Rémi Parmentier, lower left, in 1978 aboard the Rainbow Warrior
When you are at war (even a non-violent "war" against the
whaling industry), you don't win every battle, or every aspect of
it. We certainly won the overall whaling war in the 70s, even if
today Iceland and Japan are still using a "scientific whaling"
loophole to hunt Minke whales.
What is regrettable, however, is that - on the way - we
sacrificed our relationship with the Icelanders. Even if I can say
today that we have nothing to be ashamed of -- far from it -- I can
also say that we could have been smarter. We were just learning the
tricks of a new form of campaigning as we were inventing them, and
despite our mistakes we made a lasting mark on the history of
whaling, and accelerated its progressive elimination. It is just
too bad that Greenpeace lost a potentially strong ally - the
Icelandic people -- in the "war" against whaling.
If you visit Iceland, you will discover a land with a sky that
is clearer than in any other European country, and with people who
have adapted wisely to a harsh environment. They have harassed
geothermal energy, put hydrogen cars on the street, and, unlike the
US and Russia, ratified the Kyoto Protocol. They value the
preservation of their environment, no less than other modern
nations, and have done more to defend that environment than
Early Greenpeace campaigns against Iceland's whaling unified her
people in a view of Greenpeace as an enemy, an anti-Icelandic
force. We saw world opinion as our best weapon against whaling, and
played to that, ignoring the need to respect and work with the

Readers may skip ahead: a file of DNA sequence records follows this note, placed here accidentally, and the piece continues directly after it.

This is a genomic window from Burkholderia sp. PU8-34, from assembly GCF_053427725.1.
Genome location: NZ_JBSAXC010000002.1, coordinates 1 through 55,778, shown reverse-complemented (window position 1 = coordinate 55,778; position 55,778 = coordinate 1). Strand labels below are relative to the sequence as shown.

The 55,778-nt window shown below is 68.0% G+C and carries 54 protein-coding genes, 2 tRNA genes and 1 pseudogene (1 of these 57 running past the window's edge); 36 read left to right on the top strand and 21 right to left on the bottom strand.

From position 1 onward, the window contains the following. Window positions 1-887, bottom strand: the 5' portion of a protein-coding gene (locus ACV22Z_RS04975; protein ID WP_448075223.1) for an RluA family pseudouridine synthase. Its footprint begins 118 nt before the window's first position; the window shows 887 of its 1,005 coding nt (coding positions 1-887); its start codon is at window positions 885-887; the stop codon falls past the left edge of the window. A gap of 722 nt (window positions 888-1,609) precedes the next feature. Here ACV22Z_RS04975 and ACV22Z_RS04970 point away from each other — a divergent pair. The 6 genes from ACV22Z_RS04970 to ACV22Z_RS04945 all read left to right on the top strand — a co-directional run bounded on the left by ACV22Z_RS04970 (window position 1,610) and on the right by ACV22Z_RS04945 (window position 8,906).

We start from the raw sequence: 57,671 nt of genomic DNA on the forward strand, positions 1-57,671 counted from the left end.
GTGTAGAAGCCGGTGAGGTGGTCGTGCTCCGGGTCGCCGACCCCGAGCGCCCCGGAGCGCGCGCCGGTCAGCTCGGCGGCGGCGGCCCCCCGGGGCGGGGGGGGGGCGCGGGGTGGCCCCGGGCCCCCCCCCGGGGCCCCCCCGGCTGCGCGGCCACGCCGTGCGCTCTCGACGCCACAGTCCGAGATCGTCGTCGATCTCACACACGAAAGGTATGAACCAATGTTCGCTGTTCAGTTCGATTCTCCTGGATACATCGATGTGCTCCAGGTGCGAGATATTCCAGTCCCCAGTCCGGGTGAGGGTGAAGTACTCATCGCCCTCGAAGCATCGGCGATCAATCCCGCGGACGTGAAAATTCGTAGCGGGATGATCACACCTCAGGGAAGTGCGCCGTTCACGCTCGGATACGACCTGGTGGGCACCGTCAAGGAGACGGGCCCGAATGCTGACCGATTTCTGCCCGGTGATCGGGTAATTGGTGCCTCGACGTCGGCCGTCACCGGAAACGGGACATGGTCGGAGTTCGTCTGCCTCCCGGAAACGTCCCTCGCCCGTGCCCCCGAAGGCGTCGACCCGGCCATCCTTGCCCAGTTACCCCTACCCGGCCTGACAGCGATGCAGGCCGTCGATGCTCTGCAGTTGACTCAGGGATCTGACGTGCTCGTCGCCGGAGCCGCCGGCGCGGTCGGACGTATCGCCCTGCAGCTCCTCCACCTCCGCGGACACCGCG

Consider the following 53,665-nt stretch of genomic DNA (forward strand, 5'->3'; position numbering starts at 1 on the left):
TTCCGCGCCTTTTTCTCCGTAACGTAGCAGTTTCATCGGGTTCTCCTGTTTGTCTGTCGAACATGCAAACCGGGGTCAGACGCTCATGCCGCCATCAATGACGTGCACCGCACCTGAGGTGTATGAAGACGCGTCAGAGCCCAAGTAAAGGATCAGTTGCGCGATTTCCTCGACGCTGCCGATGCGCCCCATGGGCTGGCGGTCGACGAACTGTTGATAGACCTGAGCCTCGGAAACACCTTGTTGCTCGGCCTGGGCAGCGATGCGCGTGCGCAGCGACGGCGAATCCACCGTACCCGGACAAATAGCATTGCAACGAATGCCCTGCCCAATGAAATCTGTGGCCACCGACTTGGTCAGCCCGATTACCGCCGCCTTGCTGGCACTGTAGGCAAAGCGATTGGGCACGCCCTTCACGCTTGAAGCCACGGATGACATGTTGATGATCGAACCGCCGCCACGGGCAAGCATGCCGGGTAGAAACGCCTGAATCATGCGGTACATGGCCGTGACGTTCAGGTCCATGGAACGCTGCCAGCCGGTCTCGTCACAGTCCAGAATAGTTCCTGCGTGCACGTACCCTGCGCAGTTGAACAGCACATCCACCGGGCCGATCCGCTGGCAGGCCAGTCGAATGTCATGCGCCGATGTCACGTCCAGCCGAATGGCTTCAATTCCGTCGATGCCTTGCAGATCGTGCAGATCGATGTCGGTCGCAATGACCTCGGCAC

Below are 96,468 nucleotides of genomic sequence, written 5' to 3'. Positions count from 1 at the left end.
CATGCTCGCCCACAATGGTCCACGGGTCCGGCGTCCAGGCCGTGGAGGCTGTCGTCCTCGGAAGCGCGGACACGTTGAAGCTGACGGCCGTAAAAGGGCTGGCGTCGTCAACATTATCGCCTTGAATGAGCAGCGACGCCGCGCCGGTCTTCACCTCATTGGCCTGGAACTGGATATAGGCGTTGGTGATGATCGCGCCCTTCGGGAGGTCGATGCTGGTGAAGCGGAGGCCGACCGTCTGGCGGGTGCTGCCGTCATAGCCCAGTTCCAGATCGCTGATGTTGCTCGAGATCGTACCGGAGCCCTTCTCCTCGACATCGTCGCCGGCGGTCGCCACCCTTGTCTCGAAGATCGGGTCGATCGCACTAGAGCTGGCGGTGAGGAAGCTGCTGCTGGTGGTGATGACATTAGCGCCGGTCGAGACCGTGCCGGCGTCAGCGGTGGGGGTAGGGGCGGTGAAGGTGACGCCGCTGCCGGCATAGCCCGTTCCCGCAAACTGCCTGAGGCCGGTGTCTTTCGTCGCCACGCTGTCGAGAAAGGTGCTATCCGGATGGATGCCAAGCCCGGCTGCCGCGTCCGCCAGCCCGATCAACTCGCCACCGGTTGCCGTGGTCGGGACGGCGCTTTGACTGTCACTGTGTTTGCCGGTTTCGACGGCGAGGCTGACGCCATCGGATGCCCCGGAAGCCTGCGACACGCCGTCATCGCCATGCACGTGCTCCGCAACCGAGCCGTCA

people of Iceland themselves.
It is all about perceptions
But did we really "sacrifice" our relationship with Iceland? To
talk to people in the streets of Reykjavik, or anyone who followed
the whaling conflicts over the past decades, you'd expect
Greenpeace and Iceland to be sworn enemies, dueling with bared
teeth at any opportunity.
that's not the picture if you scratch below the surface.
As far back as the 70s, we were pointing toward an economic
opportunity that has since yielded rich rewards. On first visiting
Iceland we proposed that the whaling industry could be replaced by
a whale-watching industry for tourists. Living whales can bring as
much money, or more, and for longer, than dead whales, we said in a
genuine attempt to change the mind-set. Like all visionary and
ground-breaking thoughts, it was a laughable one at the time, and
we were treated like weirdos: the weather in Iceland was not suited
to taking tourists out to sea, they said; this was not the Canary
Islands or the Caribbean.
So I was pleasantly surprised the last time that I visited
Reykjavik, in 1998, to see that there was a flourishing whale
watching industry in the country. On hotel reception shelves, the
old post cards of the Hvalur whaling station were replaced by post
cards showing whale watchers taking pictures of living whales
blowing on the surface of the sea. Whereas in the 1970s, tour
operators would take visitors to the whaling station to photograph
themselves and their children beside dead whales, they were now
taking them to photograph themselves with living whales. Ideas
which are ahead of their time will always be laughed at. But I'm
proud that the last laugh was on the nay-sayers, and that the
Icelandic whale watching industry turned out to be a benefit to
I have returned to Iceland several times in the course of these
twenty five years, mostly in connection with work I was doing with
Greenpeace to improve international environmental policy and law to
prevent marine pollution. That's an issue which Iceland is aware of
and active on, as you would expect an island country entirely
surrounded by ocean and heavily dependent on fish exports to
the early 1990s, whenever I had the time to pass by the harbour